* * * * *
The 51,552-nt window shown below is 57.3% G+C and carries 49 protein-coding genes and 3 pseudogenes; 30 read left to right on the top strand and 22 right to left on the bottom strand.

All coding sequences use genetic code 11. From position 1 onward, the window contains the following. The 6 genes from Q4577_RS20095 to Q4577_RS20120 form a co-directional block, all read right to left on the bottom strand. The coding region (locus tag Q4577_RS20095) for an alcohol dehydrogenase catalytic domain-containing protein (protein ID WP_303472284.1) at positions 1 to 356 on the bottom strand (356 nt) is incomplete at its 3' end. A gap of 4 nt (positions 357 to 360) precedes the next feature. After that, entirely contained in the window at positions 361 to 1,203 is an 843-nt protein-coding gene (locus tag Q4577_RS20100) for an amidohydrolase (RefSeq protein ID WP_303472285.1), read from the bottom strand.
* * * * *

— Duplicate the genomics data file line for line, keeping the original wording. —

The 51,552-nt window shown below is 57.3% G+C and carries 49 protein-coding genes and 3 pseudogenes; 30 read left to right on the top strand and 22 right to left on the bottom strand.

All coding sequences use genetic code 11. From position 1 onward, the window contains the following. The 6 genes from Q4577_RS20095 to Q4577_RS20120 form a co-directional block, all read right to left on the bottom strand. The coding region (locus tag Q4577_RS20095) for an alcohol dehydrogenase catalytic domain-containing protein (protein ID WP_303472284.1) at positions 1 to 356 on the bottom strand (356 nt) is incomplete at its 3' end. A gap of 4 nt (positions 357 to 360) precedes the next feature. After that, entirely contained in the window at positions 361 to 1,203 is an 843-nt protein-coding gene (locus tag Q4577_RS20100) for an amidohydrolase (RefSeq protein ID WP_303472285.1), read from the bottom strand.